April Book Update
I don’t do many book updates on this blog. In fact I don’t read nearly as much as I would like. I’m a slow reader and in general am more visual, watching videos, movies and games.
I do maintain a reading list profile on Goodreads and welcome friend invites there.
Anyways, I recently finished and started some books that have really impressed me so I wanted to share.
First, I finally finished Permanent Record, by Edward Snowden. It was really good. I related a lot to Ed’s younger experiences with computers and learned a ton about his, um, event. The problems with mass surveillance and the desecration of personal privacy are as important today than ever and this book has fortified me for the fights ahead.
Next I read / browsed through iOS Unit Testing by Example by Jon Reid. I’m a fairly experienced tester so the introduction side of this book was skimmed over pretty quickly but I still picked up a ton of ideas and tricks to keep in mind for future projects. I’m thrilled a resource like this exists. Well technically the book is still in beta, but there is lots there to check out even today.
I’m currently reading three books.
To help me automate and containerize my Elixir project deployments I’m reading Learn Docker in a Month of Lunches by Elton Stoneman. This too is still in beta but all the chapters are currently available. I’m about half way through and have started to apply what I’m learning. I appreciate how the author tries not to assume too much about the reader’s background. DevOps is a deep field and I personal benefit from having, even the basics, explained to me.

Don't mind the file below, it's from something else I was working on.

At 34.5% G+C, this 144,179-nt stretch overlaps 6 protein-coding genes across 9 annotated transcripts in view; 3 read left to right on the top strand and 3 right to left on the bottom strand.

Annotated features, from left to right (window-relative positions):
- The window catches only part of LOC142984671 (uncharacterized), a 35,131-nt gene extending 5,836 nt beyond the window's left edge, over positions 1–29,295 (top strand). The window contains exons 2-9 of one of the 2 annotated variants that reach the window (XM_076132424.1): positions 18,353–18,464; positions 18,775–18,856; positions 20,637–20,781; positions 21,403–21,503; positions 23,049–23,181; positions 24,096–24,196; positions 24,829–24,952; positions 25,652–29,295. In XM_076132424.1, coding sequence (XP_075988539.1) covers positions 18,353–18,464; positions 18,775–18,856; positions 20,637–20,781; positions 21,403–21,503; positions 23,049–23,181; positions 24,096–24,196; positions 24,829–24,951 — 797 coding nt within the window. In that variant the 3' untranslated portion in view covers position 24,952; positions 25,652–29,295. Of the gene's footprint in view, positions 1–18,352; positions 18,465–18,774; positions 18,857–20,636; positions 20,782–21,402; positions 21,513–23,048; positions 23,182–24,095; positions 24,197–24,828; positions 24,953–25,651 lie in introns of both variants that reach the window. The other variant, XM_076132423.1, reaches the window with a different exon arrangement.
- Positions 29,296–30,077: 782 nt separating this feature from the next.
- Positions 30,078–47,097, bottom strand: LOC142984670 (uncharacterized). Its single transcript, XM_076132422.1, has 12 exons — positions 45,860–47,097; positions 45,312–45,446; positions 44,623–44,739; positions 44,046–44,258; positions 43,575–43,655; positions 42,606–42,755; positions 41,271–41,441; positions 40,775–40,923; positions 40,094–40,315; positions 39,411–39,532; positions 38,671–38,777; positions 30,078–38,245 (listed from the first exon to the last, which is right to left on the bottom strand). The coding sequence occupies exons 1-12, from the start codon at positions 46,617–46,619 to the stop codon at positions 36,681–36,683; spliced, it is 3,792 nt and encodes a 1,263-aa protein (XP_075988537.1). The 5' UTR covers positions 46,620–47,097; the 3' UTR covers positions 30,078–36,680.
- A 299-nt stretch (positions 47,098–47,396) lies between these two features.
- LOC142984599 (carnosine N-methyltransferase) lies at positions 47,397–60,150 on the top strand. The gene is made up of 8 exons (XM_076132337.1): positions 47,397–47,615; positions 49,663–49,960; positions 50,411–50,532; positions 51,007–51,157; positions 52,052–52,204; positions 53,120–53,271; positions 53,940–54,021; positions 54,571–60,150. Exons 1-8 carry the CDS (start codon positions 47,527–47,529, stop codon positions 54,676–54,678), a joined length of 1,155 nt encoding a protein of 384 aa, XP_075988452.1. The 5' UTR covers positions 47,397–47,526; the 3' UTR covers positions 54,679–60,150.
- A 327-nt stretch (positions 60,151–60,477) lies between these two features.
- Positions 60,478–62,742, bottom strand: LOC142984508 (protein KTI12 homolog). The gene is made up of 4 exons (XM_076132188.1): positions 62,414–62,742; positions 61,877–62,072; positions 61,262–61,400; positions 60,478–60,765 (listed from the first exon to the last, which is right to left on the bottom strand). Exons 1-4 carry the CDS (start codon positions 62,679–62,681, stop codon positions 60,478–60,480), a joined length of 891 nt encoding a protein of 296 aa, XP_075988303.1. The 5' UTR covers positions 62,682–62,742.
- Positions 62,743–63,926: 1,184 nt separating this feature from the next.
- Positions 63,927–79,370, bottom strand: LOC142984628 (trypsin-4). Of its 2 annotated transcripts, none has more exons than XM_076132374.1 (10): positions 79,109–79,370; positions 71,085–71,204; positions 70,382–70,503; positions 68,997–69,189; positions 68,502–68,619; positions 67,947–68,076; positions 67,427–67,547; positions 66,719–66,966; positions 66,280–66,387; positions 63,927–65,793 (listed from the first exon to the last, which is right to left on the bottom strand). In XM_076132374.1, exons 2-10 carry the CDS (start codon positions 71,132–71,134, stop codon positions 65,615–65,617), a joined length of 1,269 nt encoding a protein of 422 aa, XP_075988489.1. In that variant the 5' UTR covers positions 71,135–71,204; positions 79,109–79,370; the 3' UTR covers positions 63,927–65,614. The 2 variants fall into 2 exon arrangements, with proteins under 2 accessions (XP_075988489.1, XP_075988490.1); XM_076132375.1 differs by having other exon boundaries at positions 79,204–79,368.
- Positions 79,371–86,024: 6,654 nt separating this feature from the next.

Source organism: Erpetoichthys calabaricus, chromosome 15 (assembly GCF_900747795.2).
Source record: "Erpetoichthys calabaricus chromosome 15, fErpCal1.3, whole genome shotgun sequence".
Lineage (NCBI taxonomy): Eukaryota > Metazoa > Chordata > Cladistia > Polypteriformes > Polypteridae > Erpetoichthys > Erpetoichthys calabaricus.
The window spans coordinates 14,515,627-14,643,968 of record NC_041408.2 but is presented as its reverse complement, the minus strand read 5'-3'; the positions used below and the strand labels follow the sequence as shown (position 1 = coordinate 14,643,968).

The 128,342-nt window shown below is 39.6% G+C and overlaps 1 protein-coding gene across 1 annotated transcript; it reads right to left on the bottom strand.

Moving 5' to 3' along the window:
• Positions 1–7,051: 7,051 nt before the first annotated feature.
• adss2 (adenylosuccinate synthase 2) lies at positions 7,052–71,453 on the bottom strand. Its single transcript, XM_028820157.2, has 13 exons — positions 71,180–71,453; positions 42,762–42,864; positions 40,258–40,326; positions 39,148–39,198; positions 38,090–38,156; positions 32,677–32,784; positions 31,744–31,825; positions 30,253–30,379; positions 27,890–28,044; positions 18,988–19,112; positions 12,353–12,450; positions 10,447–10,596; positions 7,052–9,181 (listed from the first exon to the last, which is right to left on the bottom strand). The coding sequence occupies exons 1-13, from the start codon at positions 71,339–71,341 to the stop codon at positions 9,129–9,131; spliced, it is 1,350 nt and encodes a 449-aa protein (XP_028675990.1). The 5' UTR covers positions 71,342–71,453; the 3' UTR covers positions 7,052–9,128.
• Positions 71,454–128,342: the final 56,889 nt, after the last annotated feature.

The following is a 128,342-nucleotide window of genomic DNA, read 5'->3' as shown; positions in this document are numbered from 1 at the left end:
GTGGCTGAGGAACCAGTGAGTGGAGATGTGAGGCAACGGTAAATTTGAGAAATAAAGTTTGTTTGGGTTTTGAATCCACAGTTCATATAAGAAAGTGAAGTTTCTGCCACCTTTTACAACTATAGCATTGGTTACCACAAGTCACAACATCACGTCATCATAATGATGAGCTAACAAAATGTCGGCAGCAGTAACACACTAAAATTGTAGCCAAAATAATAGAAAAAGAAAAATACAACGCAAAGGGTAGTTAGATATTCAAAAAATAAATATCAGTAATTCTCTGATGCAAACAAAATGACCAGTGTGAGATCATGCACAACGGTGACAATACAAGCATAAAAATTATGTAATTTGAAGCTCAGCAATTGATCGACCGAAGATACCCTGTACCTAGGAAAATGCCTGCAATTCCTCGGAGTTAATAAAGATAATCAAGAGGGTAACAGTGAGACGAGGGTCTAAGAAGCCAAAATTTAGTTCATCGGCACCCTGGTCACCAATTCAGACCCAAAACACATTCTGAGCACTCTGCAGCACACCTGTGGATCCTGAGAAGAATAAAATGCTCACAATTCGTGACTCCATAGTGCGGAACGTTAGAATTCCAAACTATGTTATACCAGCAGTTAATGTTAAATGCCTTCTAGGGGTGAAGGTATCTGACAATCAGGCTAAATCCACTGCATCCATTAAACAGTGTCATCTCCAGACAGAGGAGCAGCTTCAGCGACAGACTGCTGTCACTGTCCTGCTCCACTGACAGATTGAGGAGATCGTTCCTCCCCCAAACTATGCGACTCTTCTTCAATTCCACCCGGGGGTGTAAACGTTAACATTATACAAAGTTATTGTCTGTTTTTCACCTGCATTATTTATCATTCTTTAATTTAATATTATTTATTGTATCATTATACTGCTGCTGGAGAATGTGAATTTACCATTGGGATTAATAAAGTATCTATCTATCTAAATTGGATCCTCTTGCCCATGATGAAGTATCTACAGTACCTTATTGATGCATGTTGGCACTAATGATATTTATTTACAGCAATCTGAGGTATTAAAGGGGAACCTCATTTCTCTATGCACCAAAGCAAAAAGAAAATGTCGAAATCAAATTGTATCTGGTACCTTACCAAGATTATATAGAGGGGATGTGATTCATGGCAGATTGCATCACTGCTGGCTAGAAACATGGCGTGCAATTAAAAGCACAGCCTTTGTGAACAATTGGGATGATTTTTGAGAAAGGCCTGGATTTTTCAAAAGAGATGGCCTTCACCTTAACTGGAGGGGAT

Next up is Swift for Good: Volume One by Paul Hudson (and others). I bought this pretty much blind a few months back, mostly to support the cause, but now that I’m reading it I consider it a must read for all iOS developers. I’m about half way through but am picking up MAJOR ideas and am excited to try them out. It reminds me of the The Best Software Writing book published in 2005, which was a repackaging of some of the best blog authors / software developers of the day. If you haven’t checked out Swift for Good yet and are currently doing iOS development, make it a priority.
The third and final book that I just started but have connected with instantly is Ruined by Design: How Designers Destroyed the World, and What We Can Do to Fix It by Mike Monteiro. I’ve seen Mike speak many times and once again he does not disappoint. I’m a firm believer in coders being responsible for what they build. It all starts with ethics and this book hopefully is helping many search their souls for how they can do good in this world.
If you use Goodreads, consider making a new friend request or posting your own book update. I love discovering what people books are enjoying, even if it takes me a while to finally read them.